Collaborating with a local artist for your TEDx event
After deciding that we wanted to make having an art installation a priority at our event — TEDxConcordiaUPortland — we began the process of looking for an artist who was local and would be able to work within TED’s license guidelines. Luckily, I was able to locate Blaine Fontana through a curator I had worked with in the past.
Even if you aren’t heavily involved in your city’s art scene it’s still possible to bring in a great local-level talent to work with. TEDxConcordiaUPortland wanted an artist who would be able to represent the feel of our event, which was based on great ideas happening in Portland, so we began looking for an artist who was able to represent Portland culture.
The first step is deciding what type of work or artist would fit with your event’s voice. If you aren’t terribly familiar with you city’s art scene, you can begin by simply asking around at galleries, or even e-mailing them. Many cities have some sort of monthly art walk that would be perfect to talk with curators about potential artist that would fit into your events scope. People in the art scene tend to be familiar with TED and will want to help you, as a TEDx Organizer, promote the local art scene.
After discussing our ideas for artistic involvement with our chosen artist Blaine Fontana, we realized that the best fit for us would be to create an installation as our stage’s backdrop. An onstage installation worked our perfectly for us but isn’t the only option for a TEDx event. An artist could create an installation elsewhere on your grounds, a mural, design your events guidebook cover or bring in smaller pieces (or previous work) to be displayed during conversation breaks that would work with your time and space constraints.
Blaine Fontana took on a very large role for us (not every artistic involvement need to bethat big though) and we made sure to dialogue with him throughout the process of his installation building and the planning of the event. Without that sort of communication I don’t think the project would have turned out nearly as well. This can also be good to keep your artist aware of deadlines and expectations and make them feel like they are actively involved in the planning of your event, which, in our case, Blaine was.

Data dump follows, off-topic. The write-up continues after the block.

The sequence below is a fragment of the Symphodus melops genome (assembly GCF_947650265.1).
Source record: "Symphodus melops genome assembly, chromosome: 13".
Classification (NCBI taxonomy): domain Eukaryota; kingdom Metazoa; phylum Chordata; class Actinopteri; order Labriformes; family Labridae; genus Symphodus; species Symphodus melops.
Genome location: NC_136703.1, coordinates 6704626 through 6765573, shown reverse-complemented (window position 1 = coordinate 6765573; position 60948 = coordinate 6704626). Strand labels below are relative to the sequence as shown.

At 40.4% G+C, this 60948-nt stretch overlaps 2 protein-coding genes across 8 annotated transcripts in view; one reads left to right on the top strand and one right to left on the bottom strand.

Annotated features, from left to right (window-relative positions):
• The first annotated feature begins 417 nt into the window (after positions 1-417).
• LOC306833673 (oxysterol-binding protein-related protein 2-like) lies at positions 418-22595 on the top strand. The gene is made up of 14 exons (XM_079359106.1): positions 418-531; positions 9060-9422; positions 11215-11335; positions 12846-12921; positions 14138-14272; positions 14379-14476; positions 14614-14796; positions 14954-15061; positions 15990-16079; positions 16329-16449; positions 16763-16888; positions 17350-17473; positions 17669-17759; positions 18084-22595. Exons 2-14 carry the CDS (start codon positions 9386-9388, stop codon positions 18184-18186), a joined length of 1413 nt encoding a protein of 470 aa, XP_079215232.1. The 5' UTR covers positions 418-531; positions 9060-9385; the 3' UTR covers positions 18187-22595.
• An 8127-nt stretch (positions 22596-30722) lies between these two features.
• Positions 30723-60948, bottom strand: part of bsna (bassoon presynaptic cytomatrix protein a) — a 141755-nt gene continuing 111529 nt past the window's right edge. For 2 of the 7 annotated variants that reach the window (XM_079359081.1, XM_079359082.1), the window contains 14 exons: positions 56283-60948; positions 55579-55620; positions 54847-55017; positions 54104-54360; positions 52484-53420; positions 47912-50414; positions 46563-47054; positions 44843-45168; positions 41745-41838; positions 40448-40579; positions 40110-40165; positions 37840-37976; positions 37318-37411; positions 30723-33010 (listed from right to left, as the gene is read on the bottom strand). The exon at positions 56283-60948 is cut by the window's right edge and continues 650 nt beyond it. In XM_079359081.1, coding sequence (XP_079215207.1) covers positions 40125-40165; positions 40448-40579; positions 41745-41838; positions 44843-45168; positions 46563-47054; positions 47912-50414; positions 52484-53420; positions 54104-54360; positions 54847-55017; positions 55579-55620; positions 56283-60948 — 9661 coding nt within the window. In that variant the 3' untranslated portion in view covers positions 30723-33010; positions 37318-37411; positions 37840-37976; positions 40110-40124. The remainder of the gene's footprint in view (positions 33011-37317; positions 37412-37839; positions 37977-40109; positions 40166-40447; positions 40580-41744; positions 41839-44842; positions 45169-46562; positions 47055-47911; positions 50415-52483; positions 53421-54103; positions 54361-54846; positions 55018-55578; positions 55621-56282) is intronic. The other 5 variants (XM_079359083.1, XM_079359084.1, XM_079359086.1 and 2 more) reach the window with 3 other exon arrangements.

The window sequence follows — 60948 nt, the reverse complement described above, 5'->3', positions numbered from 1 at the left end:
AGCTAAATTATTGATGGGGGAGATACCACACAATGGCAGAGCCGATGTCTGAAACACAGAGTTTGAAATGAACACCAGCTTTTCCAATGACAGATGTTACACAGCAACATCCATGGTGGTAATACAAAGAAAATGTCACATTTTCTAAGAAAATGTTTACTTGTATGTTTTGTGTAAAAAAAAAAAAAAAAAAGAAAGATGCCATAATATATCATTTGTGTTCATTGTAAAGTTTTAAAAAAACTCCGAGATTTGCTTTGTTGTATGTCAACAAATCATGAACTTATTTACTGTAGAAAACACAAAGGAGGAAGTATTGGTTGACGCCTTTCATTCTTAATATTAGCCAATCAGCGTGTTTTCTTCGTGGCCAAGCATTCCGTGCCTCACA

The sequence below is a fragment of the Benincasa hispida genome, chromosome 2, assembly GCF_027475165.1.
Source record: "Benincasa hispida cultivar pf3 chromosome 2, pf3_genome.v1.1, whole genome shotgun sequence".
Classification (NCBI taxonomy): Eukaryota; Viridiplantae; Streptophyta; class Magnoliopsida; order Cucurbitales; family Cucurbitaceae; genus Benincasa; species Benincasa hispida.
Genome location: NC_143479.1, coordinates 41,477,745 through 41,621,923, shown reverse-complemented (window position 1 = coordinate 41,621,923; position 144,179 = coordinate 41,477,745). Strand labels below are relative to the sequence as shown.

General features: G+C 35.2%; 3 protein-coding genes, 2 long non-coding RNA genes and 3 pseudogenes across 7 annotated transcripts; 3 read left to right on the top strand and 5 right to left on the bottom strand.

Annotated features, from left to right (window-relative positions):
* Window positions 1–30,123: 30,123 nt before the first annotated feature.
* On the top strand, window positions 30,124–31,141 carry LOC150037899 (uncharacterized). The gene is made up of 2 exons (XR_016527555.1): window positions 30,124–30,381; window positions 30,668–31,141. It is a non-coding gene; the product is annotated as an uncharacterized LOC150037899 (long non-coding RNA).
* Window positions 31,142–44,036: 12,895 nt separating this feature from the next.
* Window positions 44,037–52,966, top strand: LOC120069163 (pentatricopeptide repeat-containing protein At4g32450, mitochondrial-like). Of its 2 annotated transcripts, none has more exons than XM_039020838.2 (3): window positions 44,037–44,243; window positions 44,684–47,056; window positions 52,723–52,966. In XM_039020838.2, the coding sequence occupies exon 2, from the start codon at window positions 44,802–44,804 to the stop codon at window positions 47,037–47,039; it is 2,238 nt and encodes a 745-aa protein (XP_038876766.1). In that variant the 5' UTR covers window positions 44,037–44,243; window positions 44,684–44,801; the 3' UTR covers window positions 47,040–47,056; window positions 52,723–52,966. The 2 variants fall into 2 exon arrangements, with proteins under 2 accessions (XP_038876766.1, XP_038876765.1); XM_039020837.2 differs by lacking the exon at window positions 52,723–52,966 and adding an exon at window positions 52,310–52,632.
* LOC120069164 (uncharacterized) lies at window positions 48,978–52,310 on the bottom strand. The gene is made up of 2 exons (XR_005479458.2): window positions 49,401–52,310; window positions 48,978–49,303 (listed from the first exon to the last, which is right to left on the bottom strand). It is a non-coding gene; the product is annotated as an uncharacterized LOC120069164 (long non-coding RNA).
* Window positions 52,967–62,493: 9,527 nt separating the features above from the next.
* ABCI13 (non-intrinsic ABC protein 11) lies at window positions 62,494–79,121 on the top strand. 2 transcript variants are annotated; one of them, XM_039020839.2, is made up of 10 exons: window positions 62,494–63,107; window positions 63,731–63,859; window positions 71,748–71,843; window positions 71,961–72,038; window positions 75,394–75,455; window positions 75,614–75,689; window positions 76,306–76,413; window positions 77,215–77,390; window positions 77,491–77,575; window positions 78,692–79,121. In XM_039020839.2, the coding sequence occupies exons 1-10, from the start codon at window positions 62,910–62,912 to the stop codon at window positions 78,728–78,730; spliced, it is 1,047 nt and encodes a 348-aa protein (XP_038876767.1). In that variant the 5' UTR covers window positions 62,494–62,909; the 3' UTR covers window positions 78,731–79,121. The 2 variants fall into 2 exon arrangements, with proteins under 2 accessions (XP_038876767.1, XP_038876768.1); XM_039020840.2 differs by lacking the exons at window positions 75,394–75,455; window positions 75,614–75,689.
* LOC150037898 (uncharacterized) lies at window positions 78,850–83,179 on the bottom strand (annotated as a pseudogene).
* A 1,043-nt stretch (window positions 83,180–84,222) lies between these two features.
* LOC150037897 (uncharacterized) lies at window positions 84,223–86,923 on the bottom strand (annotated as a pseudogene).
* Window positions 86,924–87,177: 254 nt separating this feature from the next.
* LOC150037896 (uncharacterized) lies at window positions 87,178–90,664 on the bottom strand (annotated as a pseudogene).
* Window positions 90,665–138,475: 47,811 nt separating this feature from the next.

It’s important to be flexible. Initially I wanted our artistic involvement to be something that wasn’t logistically possible for our space. Not being able to do that paved the way for the onstage installation, which worked out better than anyone could have imagined.
The onstage installation worked out for us because it allowed us to showcase Blaine Fontana’s work that he tied in amazingly well to the feel of the event and, as an added bonus, if we choose to use it again in future events, it would also create an instantly recognizable backdrop for videos of other events.
A few other tidbits that could help you in your search:
- Be clear about expectations and start the artist involvement search early in the planning stage.
- If you don’t have any idea what you’re looking for it’s ok! Artists are creative and can help you find ways to bring out the voice in your event even if you’re not sure what the concept may look like.
- Make sure your artist has some recommendations or has done previous work with deadlines attached (curators would be great to ask about these sorts of things); many artists can be flaky and my try to take on a task that’s bigger than they initially thought.
- If the artist is doing to an interpretation of your event’s logo that may appear in a video it’s important to let an artist know ahead of time what TED’s guidelines are for logo work.
- Many artists aren’t rich, and by taking on a task for a TEDx event they’re eating into the time and effort they would otherwise use to make a living; credit them whenever possible.
Written by Ira LaFontaine, planning team member for TEDxConcordiaUPortland